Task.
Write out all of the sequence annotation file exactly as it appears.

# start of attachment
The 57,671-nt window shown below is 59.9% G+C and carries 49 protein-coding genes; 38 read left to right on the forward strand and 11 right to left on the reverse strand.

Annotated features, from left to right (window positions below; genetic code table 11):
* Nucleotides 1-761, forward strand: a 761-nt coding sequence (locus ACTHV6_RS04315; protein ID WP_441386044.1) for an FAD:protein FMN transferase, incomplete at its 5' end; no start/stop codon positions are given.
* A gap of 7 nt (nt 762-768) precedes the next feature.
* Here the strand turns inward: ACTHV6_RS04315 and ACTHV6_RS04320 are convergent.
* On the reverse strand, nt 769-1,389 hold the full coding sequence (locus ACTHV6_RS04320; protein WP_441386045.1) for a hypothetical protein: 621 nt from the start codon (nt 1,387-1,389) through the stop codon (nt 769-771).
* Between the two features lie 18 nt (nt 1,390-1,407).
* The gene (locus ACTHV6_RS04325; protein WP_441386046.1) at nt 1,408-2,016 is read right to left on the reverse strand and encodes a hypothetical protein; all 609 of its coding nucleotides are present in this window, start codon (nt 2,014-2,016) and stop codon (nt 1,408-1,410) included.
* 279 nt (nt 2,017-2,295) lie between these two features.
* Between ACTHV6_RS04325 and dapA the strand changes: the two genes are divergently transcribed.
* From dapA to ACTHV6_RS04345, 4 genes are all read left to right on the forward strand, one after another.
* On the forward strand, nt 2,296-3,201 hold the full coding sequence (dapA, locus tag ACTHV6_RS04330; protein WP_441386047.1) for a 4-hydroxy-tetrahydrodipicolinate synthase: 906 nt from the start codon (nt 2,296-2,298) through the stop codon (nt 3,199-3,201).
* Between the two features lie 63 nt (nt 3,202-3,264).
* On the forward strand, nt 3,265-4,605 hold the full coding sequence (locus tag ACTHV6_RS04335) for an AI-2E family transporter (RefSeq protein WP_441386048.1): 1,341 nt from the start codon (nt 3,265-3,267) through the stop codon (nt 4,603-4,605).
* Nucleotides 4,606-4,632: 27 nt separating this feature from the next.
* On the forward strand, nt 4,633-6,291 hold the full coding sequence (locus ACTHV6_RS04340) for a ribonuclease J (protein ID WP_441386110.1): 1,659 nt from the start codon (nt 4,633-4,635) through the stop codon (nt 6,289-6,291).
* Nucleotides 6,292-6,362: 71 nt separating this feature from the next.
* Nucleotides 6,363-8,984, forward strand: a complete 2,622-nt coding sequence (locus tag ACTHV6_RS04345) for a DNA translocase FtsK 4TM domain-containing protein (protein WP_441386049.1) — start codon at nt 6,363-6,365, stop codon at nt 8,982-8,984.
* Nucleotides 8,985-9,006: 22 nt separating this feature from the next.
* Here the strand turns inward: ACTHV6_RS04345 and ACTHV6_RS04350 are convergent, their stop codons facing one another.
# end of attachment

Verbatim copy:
The 57,671-nt window shown below is 59.9% G+C and carries 49 protein-coding genes; 38 read left to right on the forward strand and 11 right to left on the reverse strand.

Annotated features, from left to right (window positions below; genetic code table 11):
* Nucleotides 1-761, forward strand: a 761-nt coding sequence (locus ACTHV6_RS04315; protein ID WP_441386044.1) for an FAD:protein FMN transferase, incomplete at its 5' end; no start/stop codon positions are given.
* A gap of 7 nt (nt 762-768) precedes the next feature.
* Here the strand turns inward: ACTHV6_RS04315 and ACTHV6_RS04320 are convergent.
* On the reverse strand, nt 769-1,389 hold the full coding sequence (locus ACTHV6_RS04320; protein WP_441386045.1) for a hypothetical protein: 621 nt from the start codon (nt 1,387-1,389) through the stop codon (nt 769-771).
* Between the two features lie 18 nt (nt 1,390-1,407).
* The gene (locus ACTHV6_RS04325; protein WP_441386046.1) at nt 1,408-2,016 is read right to left on the reverse strand and encodes a hypothetical protein; all 609 of its coding nucleotides are present in this window, start codon (nt 2,014-2,016) and stop codon (nt 1,408-1,410) included.
* 279 nt (nt 2,017-2,295) lie between these two features.
* Between ACTHV6_RS04325 and dapA the strand changes: the two genes are divergently transcribed.
* From dapA to ACTHV6_RS04345, 4 genes are all read left to right on the forward strand, one after another.
* On the forward strand, nt 2,296-3,201 hold the full coding sequence (dapA, locus tag ACTHV6_RS04330; protein WP_441386047.1) for a 4-hydroxy-tetrahydrodipicolinate synthase: 906 nt from the start codon (nt 2,296-2,298) through the stop codon (nt 3,199-3,201).
* Between the two features lie 63 nt (nt 3,202-3,264).
* On the forward strand, nt 3,265-4,605 hold the full coding sequence (locus tag ACTHV6_RS04335) for an AI-2E family transporter (RefSeq protein WP_441386048.1): 1,341 nt from the start codon (nt 3,265-3,267) through the stop codon (nt 4,603-4,605).
* Nucleotides 4,606-4,632: 27 nt separating this feature from the next.
* On the forward strand, nt 4,633-6,291 hold the full coding sequence (locus ACTHV6_RS04340) for a ribonuclease J (protein ID WP_441386110.1): 1,659 nt from the start codon (nt 4,633-4,635) through the stop codon (nt 6,289-6,291).
* Nucleotides 6,292-6,362: 71 nt separating this feature from the next.
* Nucleotides 6,363-8,984, forward strand: a complete 2,622-nt coding sequence (locus tag ACTHV6_RS04345) for a DNA translocase FtsK 4TM domain-containing protein (protein WP_441386049.1) — start codon at nt 6,363-6,365, stop codon at nt 8,982-8,984.
* Nucleotides 8,985-9,006: 22 nt separating this feature from the next.
* Here the strand turns inward: ACTHV6_RS04345 and ACTHV6_RS04350 are convergent, their stop codons facing one another.